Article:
Power and Latency

Advancements have allowed switch vendors to significantly lower power consumption on 10gbase-t switch ports. While early versions of 10gbase-t switches required up to 12 Watts per port, switch vendors now offer a range of 1.5 to 4 W per port depending on distance. FS 48 port 10gbase-t switch has rather low power consumption and low latency and remains relatively flat across all packet sizes.

Cost per Port

As power consumption has dropped, 10gbase-t switch prices have also dropped with per-port prices at less than $350. Take FS 48 port 10gbase-t switch as an example, its price is $4599 with 48x10gbase-t ports and 4×40 gigabit qsfp+ ports. So the cost per port would definitely be less than $350.

Conclusion

The 48 port 10gbase-t switch presents the right solution for extending beyond simple reliability to higher speed and performance while delivering unprecedented non-blocking 10 gigabit bandwidth at an affordable cost. When buying the 10gbase-t switch 48 port, make a network plan first and take into consideration what has mentioned above. If you are not aware of which 48 port 10gbase-t switch to buy, FS would be a good place to consult, who can help to make network planning by your requirements and recommend the suitable network switches.

Compatible Optical Transceivers for Cisco Catalyst 9500 Series Switches

According to a recent survey, over half (57%) of companies have already adopted the Internet of Things (IoT) technology. By 2019, that statistic is projected to reach 85% as the expectations for IoT to deliver value and innovation continue to grow. Many advocates are struggling to secure IoT devices. To lead the pack in the switches markets, Cisco recently announced the Catalyst 9500 Series switches, which are designed for security, IoT and the cloud. The switches will be the next generation of the most widely deployed switching platform. Here in this article will take you to understand more about Catalyst 9500 switches and which optical transceivers are compatible for it.

Cisco Catalyst 9500 Series Switches

Cisco Catalyst 9500 Switches – Built for Security, IoT, and Cloud

The Cisco catalyst 9500 series switches are the next generation of enterprise-class core and aggregation layer switches, which are part of the new Cisco catalyst 9000 family. These switches come with 4-core 2.4-GHz CPU, 16-GB DDR4 memory and 16-GB internal storage. The catalyst 9500 comes in three different varieties: Catalyst 9500-24Q, Catalyst 9500-12Q and Catalyst 9500-40X. They support 10G and 40G Gigabit Ethernet network connection. The most important feature is that these switches support the advanced routing and infrastructure services, such as MPLS L2/L3 VPNs and MVPN. And they are designed for full fabric-control with Cisco DNA and Software-Defined Access (SD-Access). Therefore, these switches deliver stellar performance and functionality and extend Cisco’s networking leadership with significant innovations in security, mobility, IoT and cloud.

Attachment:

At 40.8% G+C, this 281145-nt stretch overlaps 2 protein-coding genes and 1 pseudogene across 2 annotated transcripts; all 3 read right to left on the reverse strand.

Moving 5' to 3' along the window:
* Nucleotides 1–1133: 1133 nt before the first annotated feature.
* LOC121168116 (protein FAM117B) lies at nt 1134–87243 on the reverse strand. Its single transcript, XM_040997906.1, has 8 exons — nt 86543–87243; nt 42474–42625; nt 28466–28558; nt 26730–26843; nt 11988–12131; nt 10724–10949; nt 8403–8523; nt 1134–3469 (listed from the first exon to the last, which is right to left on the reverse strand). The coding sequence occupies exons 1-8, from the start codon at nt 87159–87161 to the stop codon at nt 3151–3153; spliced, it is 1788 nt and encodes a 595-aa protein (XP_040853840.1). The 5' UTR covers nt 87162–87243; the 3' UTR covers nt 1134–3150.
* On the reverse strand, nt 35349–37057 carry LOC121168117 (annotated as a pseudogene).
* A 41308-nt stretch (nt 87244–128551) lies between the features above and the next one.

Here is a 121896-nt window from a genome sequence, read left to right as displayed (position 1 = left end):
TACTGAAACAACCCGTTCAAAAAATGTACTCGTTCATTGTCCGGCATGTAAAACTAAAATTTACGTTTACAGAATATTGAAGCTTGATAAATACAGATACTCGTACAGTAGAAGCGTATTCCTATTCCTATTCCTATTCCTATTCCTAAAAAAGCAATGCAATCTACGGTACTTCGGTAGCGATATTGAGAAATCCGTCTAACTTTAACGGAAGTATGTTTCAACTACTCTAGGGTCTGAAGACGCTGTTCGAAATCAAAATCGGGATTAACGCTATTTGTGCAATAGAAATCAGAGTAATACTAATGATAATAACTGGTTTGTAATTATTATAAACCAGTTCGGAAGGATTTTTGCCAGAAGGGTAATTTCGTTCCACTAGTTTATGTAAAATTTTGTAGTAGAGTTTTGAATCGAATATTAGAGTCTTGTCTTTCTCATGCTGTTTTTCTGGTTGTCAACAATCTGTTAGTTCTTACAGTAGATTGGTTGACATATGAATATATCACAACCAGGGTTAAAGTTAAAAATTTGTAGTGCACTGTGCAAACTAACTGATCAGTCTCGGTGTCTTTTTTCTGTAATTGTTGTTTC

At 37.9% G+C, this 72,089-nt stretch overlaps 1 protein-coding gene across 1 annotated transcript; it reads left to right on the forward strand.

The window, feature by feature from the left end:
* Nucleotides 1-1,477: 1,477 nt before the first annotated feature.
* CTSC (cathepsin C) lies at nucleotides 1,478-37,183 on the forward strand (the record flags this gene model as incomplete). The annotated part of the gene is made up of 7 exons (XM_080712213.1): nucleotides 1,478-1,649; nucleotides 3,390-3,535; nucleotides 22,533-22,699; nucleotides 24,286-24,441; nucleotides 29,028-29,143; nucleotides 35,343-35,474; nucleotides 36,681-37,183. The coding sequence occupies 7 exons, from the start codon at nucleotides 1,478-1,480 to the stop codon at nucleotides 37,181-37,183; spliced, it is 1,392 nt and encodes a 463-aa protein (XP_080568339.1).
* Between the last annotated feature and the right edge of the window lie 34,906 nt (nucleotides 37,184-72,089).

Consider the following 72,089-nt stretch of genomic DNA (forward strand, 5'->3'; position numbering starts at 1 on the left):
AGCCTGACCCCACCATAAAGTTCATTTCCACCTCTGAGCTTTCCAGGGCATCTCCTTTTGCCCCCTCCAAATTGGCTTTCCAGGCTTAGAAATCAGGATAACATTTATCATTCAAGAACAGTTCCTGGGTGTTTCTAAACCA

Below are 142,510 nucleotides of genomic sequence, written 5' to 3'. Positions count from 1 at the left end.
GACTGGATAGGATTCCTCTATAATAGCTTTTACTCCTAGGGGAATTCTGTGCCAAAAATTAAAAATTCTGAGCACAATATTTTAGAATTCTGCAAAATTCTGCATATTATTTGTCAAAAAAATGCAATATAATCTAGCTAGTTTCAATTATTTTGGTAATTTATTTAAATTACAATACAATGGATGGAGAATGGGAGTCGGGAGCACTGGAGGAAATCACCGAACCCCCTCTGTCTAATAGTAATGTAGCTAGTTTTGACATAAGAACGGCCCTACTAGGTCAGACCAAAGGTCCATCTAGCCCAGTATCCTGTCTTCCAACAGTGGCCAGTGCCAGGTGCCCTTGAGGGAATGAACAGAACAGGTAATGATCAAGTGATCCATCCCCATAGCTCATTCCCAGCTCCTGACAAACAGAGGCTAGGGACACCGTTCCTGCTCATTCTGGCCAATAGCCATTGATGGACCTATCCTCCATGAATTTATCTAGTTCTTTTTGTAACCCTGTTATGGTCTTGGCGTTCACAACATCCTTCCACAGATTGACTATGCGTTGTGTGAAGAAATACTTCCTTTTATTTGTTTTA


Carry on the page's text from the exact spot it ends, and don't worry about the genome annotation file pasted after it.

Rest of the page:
Model Description Total QSFP or SFP+ Ports
Catalyst 9500-24Q Cisco catalyst 9500 series 24-port 40 Gigabit Ethernet with QSFP 24 QSFP/24 SFP+
Catalyst 9500-12Q Cisco catalyst 9500 series 12-port 40 Gigabit Ethernet with QSFP (C9500-12Q-E etc) 12 QSFP/12 SFP+
Catalyst 9500-40X Cisco catalyst 9500 series 40-port 10 Gigabit Ethernet with SFP+ 40 SFP+
Software-Defined Access for Cisco Catalyst 9500 Switches

The Cisco catalyst 9500 series switches form the foundational building block for Software-Defined Access. Software-Defined Access is the industry’s first intent-based networking solution for the Enterprise built on the principles of Cisco’s Digital Network Architecture (DNA). It is an open and extensible, software-driven architecture that accelerates and simplifies your enterprise network operations. The programmable architecture frees your IT staff from time-consuming, repetitive network configuration tasks. Compared catalyst 9500 to the older switches, it performs more benefits for customers:

Cisco Catalyst 9500 Software-Defined Access

  • Reduced cost and complexity with Cisco Software-Defined Access by automating policy, enabling fast service creation and providing complete visibility into the wired and wireless access networks.
  • Create better customer and employee experiences through higher performance and improved support for mobility and new apps.
  • Advanced end-to-end security to handle threats before, during and after attacks.
Compatible QSFP+ / SFP+ Transceivers for Cisco Catalyst 9500 Switches